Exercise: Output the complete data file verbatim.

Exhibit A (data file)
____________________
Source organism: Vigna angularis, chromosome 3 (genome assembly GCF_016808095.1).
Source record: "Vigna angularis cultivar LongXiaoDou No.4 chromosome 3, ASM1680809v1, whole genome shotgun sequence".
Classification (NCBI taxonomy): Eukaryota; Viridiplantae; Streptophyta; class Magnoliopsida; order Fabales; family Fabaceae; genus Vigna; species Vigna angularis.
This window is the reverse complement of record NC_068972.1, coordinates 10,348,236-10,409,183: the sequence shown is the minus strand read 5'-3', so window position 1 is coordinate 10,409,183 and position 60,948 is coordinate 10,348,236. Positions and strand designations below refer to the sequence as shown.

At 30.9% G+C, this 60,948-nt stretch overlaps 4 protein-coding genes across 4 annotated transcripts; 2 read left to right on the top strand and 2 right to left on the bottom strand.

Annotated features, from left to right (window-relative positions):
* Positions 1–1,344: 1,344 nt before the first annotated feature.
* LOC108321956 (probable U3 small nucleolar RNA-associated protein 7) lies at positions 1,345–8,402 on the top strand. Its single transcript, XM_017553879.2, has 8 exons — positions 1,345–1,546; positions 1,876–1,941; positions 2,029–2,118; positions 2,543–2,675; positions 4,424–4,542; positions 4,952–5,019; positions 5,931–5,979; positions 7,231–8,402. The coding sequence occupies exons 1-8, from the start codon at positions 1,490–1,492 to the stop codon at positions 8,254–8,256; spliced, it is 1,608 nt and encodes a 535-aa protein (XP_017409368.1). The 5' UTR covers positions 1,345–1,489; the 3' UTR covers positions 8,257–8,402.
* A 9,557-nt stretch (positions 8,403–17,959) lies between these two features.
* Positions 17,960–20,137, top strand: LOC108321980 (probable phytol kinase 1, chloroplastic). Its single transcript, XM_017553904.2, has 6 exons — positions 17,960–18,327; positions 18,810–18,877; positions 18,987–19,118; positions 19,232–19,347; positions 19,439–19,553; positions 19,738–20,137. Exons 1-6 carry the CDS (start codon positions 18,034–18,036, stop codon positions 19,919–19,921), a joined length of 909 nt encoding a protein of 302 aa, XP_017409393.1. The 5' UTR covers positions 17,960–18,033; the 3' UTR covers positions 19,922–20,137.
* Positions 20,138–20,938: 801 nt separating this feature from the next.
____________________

Source organism: Vigna angularis, chromosome 3 (genome assembly GCF_016808095.1).
Source record: "Vigna angularis cultivar LongXiaoDou No.4 chromosome 3, ASM1680809v1, whole genome shotgun sequence".
Classification (NCBI taxonomy): Eukaryota; Viridiplantae; Streptophyta; class Magnoliopsida; order Fabales; family Fabaceae; genus Vigna; species Vigna angularis.
This window is the reverse complement of record NC_068972.1, coordinates 10,348,236-10,409,183: the sequence shown is the minus strand read 5'-3', so window position 1 is coordinate 10,409,183 and position 60,948 is coordinate 10,348,236. Positions and strand designations below refer to the sequence as shown.

At 30.9% G+C, this 60,948-nt stretch overlaps 4 protein-coding genes across 4 annotated transcripts; 2 read left to right on the top strand and 2 right to left on the bottom strand.

Annotated features, from left to right (window-relative positions):
* Positions 1–1,344: 1,344 nt before the first annotated feature.
* LOC108321956 (probable U3 small nucleolar RNA-associated protein 7) lies at positions 1,345–8,402 on the top strand. Its single transcript, XM_017553879.2, has 8 exons — positions 1,345–1,546; positions 1,876–1,941; positions 2,029–2,118; positions 2,543–2,675; positions 4,424–4,542; positions 4,952–5,019; positions 5,931–5,979; positions 7,231–8,402. The coding sequence occupies exons 1-8, from the start codon at positions 1,490–1,492 to the stop codon at positions 8,254–8,256; spliced, it is 1,608 nt and encodes a 535-aa protein (XP_017409368.1). The 5' UTR covers positions 1,345–1,489; the 3' UTR covers positions 8,257–8,402.
* A 9,557-nt stretch (positions 8,403–17,959) lies between these two features.
* Positions 17,960–20,137, top strand: LOC108321980 (probable phytol kinase 1, chloroplastic). Its single transcript, XM_017553904.2, has 6 exons — positions 17,960–18,327; positions 18,810–18,877; positions 18,987–19,118; positions 19,232–19,347; positions 19,439–19,553; positions 19,738–20,137. Exons 1-6 carry the CDS (start codon positions 18,034–18,036, stop codon positions 19,919–19,921), a joined length of 909 nt encoding a protein of 302 aa, XP_017409393.1. The 5' UTR covers positions 17,960–18,033; the 3' UTR covers positions 19,922–20,137.
* Positions 20,138–20,938: 801 nt separating this feature from the next.